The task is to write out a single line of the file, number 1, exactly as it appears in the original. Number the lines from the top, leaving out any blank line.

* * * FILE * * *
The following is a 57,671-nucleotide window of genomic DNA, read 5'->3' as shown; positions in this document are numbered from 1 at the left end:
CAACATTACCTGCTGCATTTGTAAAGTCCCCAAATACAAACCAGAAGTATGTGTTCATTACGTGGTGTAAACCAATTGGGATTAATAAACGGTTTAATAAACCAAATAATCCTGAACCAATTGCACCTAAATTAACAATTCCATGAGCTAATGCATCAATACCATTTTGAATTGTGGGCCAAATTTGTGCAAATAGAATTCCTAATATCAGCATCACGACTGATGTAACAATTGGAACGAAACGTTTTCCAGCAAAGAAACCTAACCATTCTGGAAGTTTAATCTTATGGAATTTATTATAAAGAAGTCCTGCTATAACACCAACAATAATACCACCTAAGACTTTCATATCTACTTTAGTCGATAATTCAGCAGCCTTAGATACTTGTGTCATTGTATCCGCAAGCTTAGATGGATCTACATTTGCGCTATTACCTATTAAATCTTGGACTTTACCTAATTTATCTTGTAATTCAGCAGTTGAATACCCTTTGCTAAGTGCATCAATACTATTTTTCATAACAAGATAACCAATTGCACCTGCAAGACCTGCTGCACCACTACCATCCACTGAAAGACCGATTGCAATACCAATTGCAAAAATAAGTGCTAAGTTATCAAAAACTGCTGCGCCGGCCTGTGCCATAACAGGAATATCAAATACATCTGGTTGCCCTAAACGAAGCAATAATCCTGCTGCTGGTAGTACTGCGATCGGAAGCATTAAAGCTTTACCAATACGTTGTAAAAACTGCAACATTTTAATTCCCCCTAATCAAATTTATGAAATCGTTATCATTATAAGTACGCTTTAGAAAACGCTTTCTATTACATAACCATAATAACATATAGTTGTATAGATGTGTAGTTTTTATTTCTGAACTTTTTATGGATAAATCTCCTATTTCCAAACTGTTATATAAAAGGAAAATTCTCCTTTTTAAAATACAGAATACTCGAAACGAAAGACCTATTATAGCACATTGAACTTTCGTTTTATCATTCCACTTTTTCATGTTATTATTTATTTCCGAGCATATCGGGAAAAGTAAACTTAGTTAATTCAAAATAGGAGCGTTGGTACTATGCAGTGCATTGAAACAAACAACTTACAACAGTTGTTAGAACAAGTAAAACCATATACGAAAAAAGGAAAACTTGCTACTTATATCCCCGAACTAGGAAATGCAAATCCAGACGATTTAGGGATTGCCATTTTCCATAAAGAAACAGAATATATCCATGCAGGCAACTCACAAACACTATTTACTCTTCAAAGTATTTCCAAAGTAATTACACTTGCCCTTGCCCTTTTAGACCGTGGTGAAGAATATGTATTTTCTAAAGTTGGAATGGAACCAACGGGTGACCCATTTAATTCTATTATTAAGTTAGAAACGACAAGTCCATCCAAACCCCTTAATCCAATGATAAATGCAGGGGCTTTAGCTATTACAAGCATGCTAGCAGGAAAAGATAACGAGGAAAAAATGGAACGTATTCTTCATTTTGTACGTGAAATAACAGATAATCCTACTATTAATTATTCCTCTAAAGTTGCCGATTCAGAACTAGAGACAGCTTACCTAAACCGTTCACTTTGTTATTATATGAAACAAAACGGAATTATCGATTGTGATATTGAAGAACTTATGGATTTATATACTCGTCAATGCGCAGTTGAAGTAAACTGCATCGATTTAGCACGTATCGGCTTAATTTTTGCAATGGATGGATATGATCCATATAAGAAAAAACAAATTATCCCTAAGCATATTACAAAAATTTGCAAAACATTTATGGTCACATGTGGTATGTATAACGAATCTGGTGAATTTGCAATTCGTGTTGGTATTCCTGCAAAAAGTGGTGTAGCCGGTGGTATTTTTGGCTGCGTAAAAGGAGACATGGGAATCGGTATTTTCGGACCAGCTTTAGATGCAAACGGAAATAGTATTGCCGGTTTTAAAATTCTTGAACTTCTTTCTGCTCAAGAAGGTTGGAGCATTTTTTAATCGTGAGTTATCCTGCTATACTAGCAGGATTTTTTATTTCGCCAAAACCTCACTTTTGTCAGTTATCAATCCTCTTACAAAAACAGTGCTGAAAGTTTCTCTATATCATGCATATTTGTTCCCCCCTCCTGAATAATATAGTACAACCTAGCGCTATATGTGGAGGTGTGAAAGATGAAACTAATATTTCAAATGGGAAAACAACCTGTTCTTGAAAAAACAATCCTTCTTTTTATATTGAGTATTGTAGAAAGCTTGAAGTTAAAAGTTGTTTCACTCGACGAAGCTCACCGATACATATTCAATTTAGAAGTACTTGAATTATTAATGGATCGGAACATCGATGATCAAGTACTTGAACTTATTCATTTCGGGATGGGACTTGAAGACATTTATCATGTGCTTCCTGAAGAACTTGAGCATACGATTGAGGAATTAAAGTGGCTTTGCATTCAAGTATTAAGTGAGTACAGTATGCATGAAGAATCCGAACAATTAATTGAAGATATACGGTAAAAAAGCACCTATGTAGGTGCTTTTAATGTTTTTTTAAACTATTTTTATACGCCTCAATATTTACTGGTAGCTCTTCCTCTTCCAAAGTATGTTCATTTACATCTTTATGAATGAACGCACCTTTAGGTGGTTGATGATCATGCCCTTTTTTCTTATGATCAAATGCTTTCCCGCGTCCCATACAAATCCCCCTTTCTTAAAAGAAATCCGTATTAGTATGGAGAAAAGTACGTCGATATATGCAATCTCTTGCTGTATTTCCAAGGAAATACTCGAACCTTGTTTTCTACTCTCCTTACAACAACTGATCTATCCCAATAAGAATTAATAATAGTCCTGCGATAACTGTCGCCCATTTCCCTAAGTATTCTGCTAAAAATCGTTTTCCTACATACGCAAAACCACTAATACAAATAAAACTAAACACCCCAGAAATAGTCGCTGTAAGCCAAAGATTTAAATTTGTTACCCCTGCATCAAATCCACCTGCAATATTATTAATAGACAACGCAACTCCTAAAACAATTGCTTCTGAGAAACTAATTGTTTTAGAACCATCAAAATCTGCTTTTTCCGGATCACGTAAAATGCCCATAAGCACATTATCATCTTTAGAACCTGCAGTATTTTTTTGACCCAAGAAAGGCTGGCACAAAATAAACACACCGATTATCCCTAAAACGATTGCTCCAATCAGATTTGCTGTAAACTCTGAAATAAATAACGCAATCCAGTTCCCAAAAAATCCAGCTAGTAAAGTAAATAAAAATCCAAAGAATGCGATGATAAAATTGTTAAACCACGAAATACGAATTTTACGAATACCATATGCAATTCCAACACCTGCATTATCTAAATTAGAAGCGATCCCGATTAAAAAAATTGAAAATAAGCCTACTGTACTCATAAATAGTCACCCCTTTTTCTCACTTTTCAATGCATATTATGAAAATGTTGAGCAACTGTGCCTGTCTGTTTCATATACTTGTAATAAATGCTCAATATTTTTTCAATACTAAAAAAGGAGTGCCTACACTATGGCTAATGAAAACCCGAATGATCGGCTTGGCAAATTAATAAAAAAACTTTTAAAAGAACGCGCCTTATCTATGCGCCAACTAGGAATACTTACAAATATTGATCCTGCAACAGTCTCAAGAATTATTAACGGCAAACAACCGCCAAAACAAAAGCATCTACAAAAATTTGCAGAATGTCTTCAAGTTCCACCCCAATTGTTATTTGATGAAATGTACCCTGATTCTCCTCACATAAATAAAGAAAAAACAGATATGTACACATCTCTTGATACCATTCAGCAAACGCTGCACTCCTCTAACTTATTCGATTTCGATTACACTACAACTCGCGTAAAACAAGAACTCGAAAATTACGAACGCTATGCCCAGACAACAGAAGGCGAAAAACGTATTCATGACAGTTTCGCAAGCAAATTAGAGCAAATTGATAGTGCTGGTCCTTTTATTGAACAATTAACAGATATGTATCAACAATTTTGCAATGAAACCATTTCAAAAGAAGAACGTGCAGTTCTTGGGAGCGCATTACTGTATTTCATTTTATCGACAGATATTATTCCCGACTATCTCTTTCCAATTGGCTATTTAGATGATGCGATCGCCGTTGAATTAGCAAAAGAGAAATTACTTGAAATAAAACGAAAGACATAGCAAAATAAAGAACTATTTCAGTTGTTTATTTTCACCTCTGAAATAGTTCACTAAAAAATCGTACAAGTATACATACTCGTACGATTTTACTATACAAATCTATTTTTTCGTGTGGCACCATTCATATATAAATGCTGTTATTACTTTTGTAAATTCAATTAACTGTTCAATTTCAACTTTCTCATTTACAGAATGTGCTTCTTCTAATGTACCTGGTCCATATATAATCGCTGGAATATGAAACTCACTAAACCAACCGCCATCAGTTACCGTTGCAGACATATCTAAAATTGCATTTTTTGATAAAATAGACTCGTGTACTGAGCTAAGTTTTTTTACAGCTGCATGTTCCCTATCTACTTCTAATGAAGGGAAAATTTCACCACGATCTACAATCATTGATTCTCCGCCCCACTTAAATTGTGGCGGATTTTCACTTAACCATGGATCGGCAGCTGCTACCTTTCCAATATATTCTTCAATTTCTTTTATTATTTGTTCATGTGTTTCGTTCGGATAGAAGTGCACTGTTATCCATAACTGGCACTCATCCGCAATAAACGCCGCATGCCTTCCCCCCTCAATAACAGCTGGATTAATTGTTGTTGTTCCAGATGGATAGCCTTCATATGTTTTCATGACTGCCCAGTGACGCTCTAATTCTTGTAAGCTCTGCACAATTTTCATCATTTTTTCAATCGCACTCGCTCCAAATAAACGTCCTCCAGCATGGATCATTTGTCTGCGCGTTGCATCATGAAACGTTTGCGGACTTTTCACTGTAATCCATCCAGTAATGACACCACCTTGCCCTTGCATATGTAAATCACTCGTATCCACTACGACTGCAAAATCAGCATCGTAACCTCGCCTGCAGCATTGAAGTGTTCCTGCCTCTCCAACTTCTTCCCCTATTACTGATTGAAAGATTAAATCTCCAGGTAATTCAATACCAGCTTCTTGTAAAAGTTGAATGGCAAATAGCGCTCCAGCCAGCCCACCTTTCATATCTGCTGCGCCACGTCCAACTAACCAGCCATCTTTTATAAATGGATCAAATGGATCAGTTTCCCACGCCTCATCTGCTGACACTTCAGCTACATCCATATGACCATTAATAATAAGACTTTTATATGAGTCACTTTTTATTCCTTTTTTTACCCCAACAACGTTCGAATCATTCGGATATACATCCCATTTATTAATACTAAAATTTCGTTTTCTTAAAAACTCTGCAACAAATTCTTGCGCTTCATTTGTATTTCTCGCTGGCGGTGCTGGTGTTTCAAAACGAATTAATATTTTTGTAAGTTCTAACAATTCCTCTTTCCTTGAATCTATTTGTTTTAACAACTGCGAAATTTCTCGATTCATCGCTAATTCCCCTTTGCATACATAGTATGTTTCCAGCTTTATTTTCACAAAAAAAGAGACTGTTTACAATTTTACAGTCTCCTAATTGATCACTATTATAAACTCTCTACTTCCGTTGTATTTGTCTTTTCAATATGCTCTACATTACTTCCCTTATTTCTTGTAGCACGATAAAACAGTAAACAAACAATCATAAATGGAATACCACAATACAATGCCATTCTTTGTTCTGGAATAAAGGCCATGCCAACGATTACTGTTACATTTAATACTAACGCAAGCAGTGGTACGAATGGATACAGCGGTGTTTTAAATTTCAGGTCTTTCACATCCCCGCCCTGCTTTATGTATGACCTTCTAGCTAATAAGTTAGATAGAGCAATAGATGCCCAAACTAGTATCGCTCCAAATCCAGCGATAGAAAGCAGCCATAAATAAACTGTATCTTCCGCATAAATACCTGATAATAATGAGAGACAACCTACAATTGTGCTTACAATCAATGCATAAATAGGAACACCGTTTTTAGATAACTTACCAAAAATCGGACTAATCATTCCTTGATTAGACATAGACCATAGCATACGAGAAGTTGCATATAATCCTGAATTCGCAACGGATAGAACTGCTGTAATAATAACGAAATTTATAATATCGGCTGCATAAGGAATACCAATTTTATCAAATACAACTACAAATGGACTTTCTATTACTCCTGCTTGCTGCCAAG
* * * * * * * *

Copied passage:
The following is a 57,671-nucleotide window of genomic DNA, read 5'->3' as shown; positions in this document are numbered from 1 at the left end: